When a friend grieves because a loved one is dying, it’s hard to know what to say. Being there for her in her grief can bring comfort to your friend, even when you are unsure of what to say, according to the HelpGuide.org website. The nonverbal comforting touches, such as holding her hand, patting her back or a quick hug, often speak the loudest.

Elephant in the Room

It can seem like acknowledging the approaching death is crass or will make things worse, but that isn’t true. Let your friend know that you are sorry that he is losing his dad with authentic words such as, “I’m sorry you dad is dying,” or “It must be incredibly difficult to watch your father die.” Your honest approach to the situation lets your friend know you understand what’s going on and that you aren’t afraid to face the facts. Your words can invite your friend to express authentic emotions or talk about what’s really going on, suggests HelpGuide.org.

Concern and Support

You can always express your concern and support for your friend. Ask if you can run errands or help out with chores while your friend sits with her dad, suggests the Harvard Medical School website. Only offer to do things you are really willing to do. Ask if you can drop off a meal for the family or take your friend out for a quick meal to give her a break away from the hospital or hospice care. Remind your friend that you are there for her and she can call if she needs something. Offer to pray for and with her if prayer is part of your spiritual life. Don’t take it personally if your offers aren't readily accepted. The time for your help might come later after her dad is dead.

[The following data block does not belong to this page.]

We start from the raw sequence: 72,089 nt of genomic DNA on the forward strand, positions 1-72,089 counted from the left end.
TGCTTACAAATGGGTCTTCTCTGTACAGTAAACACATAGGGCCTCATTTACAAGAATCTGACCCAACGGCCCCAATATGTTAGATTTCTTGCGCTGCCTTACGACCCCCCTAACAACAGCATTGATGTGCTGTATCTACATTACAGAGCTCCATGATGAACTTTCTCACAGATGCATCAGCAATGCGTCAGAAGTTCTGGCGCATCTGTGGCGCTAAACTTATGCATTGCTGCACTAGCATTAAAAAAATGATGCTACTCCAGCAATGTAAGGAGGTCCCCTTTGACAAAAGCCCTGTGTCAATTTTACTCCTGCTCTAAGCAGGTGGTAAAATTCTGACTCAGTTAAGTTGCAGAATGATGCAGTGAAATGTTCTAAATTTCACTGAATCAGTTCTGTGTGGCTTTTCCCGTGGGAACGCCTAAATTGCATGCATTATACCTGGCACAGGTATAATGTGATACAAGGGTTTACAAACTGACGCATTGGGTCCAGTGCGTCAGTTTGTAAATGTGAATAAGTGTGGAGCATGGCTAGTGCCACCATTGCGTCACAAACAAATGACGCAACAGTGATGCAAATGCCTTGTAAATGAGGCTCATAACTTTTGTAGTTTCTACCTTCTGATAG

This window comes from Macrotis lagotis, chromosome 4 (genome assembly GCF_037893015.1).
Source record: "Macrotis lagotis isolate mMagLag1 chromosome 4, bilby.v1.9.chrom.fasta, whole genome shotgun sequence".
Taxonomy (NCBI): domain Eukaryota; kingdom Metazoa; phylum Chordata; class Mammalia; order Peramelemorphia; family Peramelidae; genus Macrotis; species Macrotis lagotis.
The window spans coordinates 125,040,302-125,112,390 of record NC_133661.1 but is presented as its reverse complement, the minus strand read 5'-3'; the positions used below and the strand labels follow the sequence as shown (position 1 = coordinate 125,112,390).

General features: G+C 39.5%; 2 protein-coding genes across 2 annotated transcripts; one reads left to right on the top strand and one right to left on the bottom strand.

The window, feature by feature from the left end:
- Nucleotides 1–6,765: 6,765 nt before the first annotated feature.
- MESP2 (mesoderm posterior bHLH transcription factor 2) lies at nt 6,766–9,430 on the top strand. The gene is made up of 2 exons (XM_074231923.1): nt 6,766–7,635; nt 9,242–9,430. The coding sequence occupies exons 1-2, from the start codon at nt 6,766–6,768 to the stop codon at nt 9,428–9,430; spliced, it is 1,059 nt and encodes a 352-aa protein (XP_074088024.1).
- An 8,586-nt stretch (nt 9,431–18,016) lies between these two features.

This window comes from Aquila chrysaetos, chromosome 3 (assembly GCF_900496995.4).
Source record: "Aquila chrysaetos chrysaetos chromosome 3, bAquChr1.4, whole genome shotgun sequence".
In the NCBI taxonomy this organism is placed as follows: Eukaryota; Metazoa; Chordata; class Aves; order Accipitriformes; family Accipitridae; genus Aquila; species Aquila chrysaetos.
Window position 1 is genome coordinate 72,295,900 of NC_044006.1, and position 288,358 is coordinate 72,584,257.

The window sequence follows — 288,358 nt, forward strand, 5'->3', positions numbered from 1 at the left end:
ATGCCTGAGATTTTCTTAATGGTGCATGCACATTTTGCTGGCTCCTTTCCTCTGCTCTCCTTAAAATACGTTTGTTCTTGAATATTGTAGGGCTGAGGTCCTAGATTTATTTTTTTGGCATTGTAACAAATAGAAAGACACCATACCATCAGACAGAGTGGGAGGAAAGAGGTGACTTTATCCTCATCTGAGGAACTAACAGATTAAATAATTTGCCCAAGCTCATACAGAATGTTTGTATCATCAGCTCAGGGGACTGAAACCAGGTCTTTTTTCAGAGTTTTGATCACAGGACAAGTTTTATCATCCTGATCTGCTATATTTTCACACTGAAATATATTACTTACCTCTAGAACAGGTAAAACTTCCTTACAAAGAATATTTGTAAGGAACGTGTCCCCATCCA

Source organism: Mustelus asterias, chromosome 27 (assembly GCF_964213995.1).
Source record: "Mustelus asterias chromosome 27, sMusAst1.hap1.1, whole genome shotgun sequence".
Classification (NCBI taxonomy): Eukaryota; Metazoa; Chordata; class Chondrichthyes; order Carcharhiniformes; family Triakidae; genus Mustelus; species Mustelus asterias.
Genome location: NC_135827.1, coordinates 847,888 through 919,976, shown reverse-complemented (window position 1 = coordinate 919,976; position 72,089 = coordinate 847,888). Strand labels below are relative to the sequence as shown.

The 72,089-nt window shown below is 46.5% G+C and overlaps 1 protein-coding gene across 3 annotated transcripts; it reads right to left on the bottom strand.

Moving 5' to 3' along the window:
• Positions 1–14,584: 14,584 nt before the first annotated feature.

Invitation to Talk

Ask your friend if there is anything that he needs to talk about, and be willing to listen. It might be too soon or too overwhelming for him to talk right now, but assure him that you will be there for him if he does need to talk. You might drop off a poem, a prayer or a note you found that is specific to losing a parent. If he’s keeping up with his social media pages and posting updates on his dad, leave a note there, suggests The Wall Street Journal article “When a Friend Grieves, How to Get Sympathy Right.” If there is no reference to the father’s condition, don’t make it a matter of public record.

What Not to Say

Avoid words such as “must,” “should” or “need to,” suggests The Wall Street Journal article. Don’t say, “I know how you feel,” even if you have lost a parent, because everyone is different. Don’t tell your friend how she ought to feel or what she ought to do. Allow her to decide how she will process her father’s death.